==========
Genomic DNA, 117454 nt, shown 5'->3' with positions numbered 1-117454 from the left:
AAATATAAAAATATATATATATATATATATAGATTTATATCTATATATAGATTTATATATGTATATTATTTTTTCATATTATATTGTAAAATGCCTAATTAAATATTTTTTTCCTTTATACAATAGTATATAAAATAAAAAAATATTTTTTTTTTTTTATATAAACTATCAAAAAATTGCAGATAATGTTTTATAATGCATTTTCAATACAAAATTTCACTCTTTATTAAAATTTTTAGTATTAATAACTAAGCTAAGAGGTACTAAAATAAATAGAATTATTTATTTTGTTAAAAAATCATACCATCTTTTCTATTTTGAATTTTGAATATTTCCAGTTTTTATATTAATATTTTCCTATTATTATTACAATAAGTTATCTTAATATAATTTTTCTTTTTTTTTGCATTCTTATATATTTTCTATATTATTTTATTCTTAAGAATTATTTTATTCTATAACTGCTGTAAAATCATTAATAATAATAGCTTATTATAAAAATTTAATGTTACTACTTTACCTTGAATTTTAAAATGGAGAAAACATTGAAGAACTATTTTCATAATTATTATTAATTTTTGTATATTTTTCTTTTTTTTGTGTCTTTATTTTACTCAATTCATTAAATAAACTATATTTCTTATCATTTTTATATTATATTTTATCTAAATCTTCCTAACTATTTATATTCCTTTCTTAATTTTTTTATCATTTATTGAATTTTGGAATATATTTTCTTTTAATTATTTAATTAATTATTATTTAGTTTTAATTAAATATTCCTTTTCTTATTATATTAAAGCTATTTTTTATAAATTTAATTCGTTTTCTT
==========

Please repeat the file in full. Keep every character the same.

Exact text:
Genomic DNA, 117454 nt, shown 5'->3' with positions numbered 1-117454 from the left:
AAATATAAAAATATATATATATATATATATAGATTTATATCTATATATAGATTTATATATGTATATTATTTTTTCATATTATATTGTAAAATGCCTAATTAAATATTTTTTTCCTTTATACAATAGTATATAAAATAAAAAAATATTTTTTTTTTTTTATATAAACTATCAAAAAATTGCAGATAATGTTTTATAATGCATTTTCAATACAAAATTTCACTCTTTATTAAAATTTTTAGTATTAATAACTAAGCTAAGAGGTACTAAAATAAATAGAATTATTTATTTTGTTAAAAAATCATACCATCTTTTCTATTTTGAATTTTGAATATTTCCAGTTTTTATATTAATATTTTCCTATTATTATTACAATAAGTTATCTTAATATAATTTTTCTTTTTTTTTGCATTCTTATATATTTTCTATATTATTTTATTCTTAAGAATTATTTTATTCTATAACTGCTGTAAAATCATTAATAATAATAGCTTATTATAAAAATTTAATGTTACTACTTTACCTTGAATTTTAAAATGGAGAAAACATTGAAGAACTATTTTCATAATTATTATTAATTTTTGTATATTTTTCTTTTTTTTGTGTCTTTATTTTACTCAATTCATTAAATAAACTATATTTCTTATCATTTTTATATTATATTTTATCTAAATCTTCCTAACTATTTATATTCCTTTCTTAATTTTTTTATCATTTATTGAATTTTGGAATATATTTTCTTTTAATTATTTAATTAATTATTATTTAGTTTTAATTAAATATTCCTTTTCTTATTATATTAAAGCTATTTTTTATAAATTTAATTCGTTTTCTT